Veterinarians use an experimental skin graft to rescue a dog who suffers from severe burns after a house fire
- A family pet was helped by experimental skin transplants from the descaled cod skin
- The grafts protected the dog, Stella, against infection and helped grow new skin
- Methods will be presented next month as a new way to help animals in need
Researchers say that grafting a fish-skin dog can help her save her life and help alleviate the benefit of a new method of animal care.
After escaping a deadly house fire, vets from the Veterinary Medical Center at Michigan State University (MSU) say Stella, a 1-year-old Rottweiler, has continued to fight for her life.
The family pet was left with second and third degree burns of more than 10 percent of her body and fought off serious respiratory problems due to smoke inhalation and her eyes were covered with ulcers and marked by exposure to heat, they say.
The results of Stella can help other veterinarians to treat injured animals, so the MSU team will present their results next month
While doctors here tried to stabilize by oxygenating her and stabilizing burns in her windpipe and lungs, a team of soft tissues at MSU went to work to repair Stella & # 39; s skin.
Usually skin grafts would require anesthesia, but that was not an option for Stella.
& # 39; We had to get creative with her burns because of the significant trauma to the lungs of Stella & # 39 ;, said Brea Sandness, a veterinarian and surgical resident at MSU in a statement.
& # 39; She was not a great candidate for anesthesia because of her respiratory injuries. & # 39;
However, there was a procedure that Stella could undergo, the vets decided – a new experimental skin graft with descaled cod skin.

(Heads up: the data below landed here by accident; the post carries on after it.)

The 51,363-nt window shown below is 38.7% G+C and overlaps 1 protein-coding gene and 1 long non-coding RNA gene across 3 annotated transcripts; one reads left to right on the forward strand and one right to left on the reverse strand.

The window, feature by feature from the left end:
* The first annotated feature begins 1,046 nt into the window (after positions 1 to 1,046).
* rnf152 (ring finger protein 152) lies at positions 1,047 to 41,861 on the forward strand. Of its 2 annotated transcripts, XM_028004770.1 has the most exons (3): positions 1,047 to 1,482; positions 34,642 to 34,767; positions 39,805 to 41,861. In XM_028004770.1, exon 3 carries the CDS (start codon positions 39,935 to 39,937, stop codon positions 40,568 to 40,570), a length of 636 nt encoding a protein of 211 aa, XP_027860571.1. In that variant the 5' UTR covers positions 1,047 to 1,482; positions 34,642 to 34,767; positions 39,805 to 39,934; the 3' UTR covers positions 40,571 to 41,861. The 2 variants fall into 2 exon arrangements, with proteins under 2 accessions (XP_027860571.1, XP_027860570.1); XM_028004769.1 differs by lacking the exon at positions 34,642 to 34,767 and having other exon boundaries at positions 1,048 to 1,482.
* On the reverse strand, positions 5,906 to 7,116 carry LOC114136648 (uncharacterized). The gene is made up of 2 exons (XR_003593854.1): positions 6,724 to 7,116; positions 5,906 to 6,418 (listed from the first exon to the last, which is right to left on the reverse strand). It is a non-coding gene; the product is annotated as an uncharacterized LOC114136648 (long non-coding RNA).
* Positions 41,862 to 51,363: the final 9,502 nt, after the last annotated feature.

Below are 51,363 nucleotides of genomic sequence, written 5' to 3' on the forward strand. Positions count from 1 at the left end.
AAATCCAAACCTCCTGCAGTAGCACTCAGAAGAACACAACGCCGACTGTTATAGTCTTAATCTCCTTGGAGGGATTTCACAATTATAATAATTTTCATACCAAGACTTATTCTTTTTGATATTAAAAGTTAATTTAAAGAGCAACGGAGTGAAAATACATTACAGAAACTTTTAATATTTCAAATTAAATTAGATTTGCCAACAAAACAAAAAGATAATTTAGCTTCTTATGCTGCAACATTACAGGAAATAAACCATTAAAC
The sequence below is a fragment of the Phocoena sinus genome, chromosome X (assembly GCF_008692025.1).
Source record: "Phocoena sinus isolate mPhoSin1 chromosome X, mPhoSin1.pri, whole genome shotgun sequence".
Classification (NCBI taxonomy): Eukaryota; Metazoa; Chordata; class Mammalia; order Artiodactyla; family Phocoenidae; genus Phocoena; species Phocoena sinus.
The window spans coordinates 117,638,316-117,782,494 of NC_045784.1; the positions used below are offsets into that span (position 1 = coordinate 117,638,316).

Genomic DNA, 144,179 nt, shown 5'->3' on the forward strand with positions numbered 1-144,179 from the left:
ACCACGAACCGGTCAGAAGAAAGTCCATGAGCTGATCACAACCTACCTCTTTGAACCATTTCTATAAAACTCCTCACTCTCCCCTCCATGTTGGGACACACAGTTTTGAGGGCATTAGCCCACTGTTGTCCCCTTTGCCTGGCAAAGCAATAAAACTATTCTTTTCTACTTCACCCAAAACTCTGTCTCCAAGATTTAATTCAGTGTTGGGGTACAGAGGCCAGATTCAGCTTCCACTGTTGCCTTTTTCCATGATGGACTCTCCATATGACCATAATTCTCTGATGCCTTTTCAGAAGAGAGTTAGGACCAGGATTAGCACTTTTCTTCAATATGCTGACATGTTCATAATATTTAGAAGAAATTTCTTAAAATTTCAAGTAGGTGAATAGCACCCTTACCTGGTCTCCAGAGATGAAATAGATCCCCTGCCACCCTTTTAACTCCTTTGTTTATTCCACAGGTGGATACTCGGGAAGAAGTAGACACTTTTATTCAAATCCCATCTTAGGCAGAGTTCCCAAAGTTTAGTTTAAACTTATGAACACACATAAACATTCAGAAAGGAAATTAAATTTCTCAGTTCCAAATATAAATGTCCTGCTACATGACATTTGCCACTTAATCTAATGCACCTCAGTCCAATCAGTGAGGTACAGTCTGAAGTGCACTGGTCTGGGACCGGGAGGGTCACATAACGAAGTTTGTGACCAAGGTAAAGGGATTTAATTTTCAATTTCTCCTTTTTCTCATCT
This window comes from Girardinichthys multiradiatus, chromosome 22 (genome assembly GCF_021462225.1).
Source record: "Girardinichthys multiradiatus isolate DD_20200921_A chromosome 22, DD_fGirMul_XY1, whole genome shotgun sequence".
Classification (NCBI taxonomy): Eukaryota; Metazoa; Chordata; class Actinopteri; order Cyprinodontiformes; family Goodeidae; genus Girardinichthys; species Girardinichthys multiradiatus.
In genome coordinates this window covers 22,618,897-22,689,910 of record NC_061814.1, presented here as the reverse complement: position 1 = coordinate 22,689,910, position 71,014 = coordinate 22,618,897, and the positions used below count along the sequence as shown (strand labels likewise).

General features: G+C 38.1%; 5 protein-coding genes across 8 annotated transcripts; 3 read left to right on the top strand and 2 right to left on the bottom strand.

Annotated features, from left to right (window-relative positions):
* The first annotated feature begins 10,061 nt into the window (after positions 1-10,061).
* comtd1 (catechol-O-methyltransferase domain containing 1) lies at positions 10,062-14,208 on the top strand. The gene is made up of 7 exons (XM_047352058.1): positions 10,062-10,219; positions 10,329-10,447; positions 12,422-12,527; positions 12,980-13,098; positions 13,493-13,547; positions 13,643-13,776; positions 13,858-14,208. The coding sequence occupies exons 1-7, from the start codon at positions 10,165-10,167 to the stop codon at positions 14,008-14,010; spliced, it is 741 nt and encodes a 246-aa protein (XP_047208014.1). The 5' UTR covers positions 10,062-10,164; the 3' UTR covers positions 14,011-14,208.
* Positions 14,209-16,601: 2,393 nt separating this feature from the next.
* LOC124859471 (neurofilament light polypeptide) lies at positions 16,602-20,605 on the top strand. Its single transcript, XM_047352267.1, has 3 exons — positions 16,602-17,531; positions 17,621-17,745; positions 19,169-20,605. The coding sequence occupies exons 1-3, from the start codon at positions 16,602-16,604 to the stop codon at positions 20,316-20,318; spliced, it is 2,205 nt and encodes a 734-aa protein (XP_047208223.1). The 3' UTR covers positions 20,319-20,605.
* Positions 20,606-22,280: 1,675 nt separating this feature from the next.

The fabric offers several advantages.
Cod skin goes further than other grafts from Tilapia. Instead of just protecting the burned area, the cable skin facilitates the growth of new skin cells
Firstly, due to the high content of omega-3 fatty acids, the tissue acts as an anti-inflammatory and antibiotic, helping to heal the skin and protecting itself against infections.
Secondly, the researchers say that the grafts do not require sedation that affects the respiratory systems in animals and humans.
Stella was rescued by vets who used cod skin to regenerate tissue and protect against infection and burns
& # 39; We were able to place them on her with minimal sedation, allowing us to not only be healed without additional stress to her lungs, but it also improved the way her burns healed, & # 39; said Sandness.
The use of cod skin also has an edge from other similar grafts that are used from fish skin such as Tilapia.
Although Tilapia can be applied to burns and protects the skin beneath during healing, cod skin helps protect burns while forming new skin cells.
Stella's grafts, veterinarians say, were absorbed into new skin.
Researchers hope the method can help future veterinarians to help animals and will present their results at the Society of Veterinary Soft Tissue Surgery convention in June.
& # 39; The Stella case is an inspiration and her grafts have the potential to be a new and highly effective method of treatment in the veterinary profession, & # 39; said Sandness.
& # 39; She is a living example that the fire in her burned stronger than the fire that hurt her. & # 39;
WHAT ARE BURNS?
Burns are damage to the skin caused by dry heat, such as an iron or a fire.
This is different from scalds, which occur as a result of wet heat such as hot water or steam.
Burns can be very painful and can lead to:
- Red or flaking skin
- White or charred skin
But the amount of pain that someone feels is not always related to how severe the burn is.
Even a very serious burn can be painless.
To treat a combustion:
- Remove the heat source
- Cool for 20 minutes with cold or lukewarm running water. Do not use ice
- Remove all nearby clothing or jewelry unless it is attached to the skin
- Keep the person warm with a blanket
- Cover the fire with plastic wrap
- Use painkillers such as paracetamol if necessary
- If the face or eyes are burned, sit up straight to reduce swelling
Burn wounds that require an immediate A&E treatment are:
- Chemical or electrical
- Large or deep – bigger than the injured person's hand
- Those that cause white or charred skin
- Those on the face, hands, limbs, feet or genitals that blow
Pregnant women, children under five, the elderly, people with a weak immune system and people with a medical condition, such as diabetes, must also go to the hospital.
The treatment depends on which layers of the skin are affected.
A skin transplant may be required in severe cases.
Source: NHS Choices
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